Iraq will bleed Washington dry. The US is already heavily in debt.

dgh01: nah, we'll follow Ronny Reagan's lead, we'll just print more

Then there's oil. The US consumes 18 million barrels a day, while Japan is second, consuming about 4.8 million barrels. China and India are increasing their consumption rapidly, causing the price to rise with no realistic limit, since it's a rapidly dwindling non renewable resource. The economies of all countries are, to differing extents, built on oil. The US economy is by far the most exposed to oil price shocks.

dgh01: want a simple indicator as to what US policy (10-15 year) will be toward the middle east (sans Israel). Watch Detroit

China, Japan, South Korea and India all have strong economies but are less exposed to oil price rises because of their much lower consumption. The EU also threatens the US economy.

dgh01: 10-15 years from now, If we're all still around - the OIL problem will be THEIR'S, the US economy will go merrily along - watch Detroit

The only two alternatives which will prevent a US economic collapse are to rapidly find a way to decrease oil consumption or to move into the Middle East and secure oil for the next fifty years. All this and George Bush till 2008.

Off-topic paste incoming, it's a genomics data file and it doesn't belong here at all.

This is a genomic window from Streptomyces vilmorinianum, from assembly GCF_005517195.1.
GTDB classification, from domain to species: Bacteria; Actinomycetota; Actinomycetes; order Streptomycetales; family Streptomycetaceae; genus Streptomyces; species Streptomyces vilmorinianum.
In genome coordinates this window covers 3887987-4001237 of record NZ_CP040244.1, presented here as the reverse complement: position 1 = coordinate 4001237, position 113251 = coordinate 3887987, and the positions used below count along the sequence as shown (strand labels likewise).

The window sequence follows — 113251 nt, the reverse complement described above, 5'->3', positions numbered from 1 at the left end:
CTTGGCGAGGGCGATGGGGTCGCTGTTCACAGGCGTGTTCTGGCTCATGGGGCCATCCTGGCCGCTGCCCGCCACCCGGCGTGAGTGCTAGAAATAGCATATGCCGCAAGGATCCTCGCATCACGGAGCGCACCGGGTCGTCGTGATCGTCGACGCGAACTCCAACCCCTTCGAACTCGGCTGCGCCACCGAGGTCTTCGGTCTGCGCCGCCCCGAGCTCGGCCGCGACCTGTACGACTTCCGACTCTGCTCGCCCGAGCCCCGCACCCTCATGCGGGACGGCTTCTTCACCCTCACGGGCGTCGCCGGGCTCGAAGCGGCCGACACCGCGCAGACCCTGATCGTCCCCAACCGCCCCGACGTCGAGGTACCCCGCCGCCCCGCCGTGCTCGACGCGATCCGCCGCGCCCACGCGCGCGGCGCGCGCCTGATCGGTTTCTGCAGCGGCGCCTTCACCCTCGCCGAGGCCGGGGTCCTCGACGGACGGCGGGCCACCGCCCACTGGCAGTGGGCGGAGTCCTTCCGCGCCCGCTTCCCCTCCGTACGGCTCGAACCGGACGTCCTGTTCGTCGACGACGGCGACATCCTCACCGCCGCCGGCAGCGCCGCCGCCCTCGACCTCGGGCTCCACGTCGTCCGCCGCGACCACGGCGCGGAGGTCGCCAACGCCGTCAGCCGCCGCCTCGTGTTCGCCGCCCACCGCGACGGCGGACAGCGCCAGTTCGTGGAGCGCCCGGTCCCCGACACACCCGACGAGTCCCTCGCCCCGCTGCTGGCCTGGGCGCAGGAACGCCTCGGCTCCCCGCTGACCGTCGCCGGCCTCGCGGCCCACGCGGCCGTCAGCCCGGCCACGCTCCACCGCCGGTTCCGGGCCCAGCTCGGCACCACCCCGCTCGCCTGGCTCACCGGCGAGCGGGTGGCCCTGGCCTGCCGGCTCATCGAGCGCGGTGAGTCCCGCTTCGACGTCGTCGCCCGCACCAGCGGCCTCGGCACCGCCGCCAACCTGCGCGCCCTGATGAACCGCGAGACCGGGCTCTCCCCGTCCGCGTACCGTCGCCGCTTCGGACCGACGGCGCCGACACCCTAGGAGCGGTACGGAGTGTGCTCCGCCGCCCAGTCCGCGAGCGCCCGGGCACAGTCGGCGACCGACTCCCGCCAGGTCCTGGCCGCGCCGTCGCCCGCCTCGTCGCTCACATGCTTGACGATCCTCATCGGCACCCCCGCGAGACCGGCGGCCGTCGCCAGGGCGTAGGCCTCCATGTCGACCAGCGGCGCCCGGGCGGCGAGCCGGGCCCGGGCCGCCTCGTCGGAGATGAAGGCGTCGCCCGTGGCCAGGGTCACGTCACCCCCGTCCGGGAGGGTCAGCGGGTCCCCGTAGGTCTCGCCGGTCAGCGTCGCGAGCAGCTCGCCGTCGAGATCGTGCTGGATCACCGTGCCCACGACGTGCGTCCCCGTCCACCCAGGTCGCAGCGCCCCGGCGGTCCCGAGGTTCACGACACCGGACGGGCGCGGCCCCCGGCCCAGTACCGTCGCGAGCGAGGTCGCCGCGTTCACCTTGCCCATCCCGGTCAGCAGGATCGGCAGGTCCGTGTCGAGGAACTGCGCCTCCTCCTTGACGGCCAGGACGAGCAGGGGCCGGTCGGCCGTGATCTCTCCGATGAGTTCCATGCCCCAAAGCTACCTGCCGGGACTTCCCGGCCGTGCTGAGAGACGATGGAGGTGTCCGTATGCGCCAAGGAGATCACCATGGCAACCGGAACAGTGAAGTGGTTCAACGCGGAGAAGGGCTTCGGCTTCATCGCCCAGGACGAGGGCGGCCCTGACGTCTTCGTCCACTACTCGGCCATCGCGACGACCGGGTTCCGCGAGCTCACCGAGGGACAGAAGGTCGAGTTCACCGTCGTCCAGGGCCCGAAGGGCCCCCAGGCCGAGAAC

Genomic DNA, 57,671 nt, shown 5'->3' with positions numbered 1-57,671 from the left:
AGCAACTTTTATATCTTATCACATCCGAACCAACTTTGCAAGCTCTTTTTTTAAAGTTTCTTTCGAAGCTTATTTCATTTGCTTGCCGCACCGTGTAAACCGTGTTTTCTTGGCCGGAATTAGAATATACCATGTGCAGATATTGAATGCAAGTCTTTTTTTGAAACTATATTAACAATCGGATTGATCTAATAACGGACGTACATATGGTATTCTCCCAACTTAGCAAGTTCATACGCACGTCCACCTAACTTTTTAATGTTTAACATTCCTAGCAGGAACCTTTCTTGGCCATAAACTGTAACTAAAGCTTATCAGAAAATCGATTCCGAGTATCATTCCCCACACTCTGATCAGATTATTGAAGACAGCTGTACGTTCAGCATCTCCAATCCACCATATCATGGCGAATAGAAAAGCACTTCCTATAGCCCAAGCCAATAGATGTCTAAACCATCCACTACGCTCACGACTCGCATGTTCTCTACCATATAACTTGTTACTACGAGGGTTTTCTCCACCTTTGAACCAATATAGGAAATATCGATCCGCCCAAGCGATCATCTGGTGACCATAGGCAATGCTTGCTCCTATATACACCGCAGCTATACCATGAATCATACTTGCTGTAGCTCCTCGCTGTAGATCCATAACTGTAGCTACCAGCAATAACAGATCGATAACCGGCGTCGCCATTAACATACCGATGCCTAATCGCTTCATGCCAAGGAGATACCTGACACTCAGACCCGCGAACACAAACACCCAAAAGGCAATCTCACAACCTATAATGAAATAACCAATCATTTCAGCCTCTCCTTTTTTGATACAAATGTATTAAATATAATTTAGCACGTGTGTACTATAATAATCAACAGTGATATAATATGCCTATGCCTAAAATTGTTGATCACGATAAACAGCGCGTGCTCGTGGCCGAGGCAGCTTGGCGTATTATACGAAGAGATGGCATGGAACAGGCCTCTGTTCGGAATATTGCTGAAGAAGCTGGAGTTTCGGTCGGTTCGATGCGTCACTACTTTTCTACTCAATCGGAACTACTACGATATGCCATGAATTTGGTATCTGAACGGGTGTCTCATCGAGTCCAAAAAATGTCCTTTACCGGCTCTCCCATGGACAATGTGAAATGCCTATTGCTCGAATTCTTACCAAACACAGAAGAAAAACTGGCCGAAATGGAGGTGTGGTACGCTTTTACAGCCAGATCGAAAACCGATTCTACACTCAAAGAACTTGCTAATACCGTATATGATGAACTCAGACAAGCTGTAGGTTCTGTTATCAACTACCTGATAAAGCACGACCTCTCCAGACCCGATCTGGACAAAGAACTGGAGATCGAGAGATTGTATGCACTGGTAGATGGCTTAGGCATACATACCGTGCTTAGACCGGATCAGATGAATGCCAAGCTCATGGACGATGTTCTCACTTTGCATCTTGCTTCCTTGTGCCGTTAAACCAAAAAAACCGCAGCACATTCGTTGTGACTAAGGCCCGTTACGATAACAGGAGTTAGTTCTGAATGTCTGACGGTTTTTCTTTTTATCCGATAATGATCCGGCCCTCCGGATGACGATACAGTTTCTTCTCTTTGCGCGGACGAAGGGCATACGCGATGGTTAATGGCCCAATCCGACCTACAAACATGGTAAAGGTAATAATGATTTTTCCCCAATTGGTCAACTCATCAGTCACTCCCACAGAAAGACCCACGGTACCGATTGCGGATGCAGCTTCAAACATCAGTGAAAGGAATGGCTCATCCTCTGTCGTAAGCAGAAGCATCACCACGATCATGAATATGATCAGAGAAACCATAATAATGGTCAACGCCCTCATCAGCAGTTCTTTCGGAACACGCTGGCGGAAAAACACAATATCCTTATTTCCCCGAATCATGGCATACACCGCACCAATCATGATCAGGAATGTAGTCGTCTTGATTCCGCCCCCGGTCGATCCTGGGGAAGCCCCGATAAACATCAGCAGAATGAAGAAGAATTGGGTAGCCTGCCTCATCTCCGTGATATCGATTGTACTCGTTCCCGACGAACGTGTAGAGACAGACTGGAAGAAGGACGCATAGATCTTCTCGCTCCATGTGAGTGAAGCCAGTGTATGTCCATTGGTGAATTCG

Edited by David G. Healy
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As far as military recruiters not reaching goals...a recent article blamed "influencers" as having a negative effect on potential recruits. These "influencers" cited were parents, teachers, and clergy advising students not to join the military services. So now it's a BAD thing when teenagers and college students listen to parents, teachers, and clergy...whodathunkit?

Looking into my crystal ball for an overview of American life, over the next several years the US will be sufferring from many wounds...far too many of them self-inflicted. Detroit will become a NON-factor in the "Car Wars," as the Japanese [and other Asian] auto manufacturers will continue to capture an increasing market share. In the 1960's there was some talk in GM circles that they were worried that the US government would break up GM, because they controlled about 55-56% of the US auto market. On the OTHER hand, the folks at Ford were privately worried that, if GM was to have to divest itself of Chevrolet, Ford would then have TWO competitors that might control 30% of the domestic market EACH.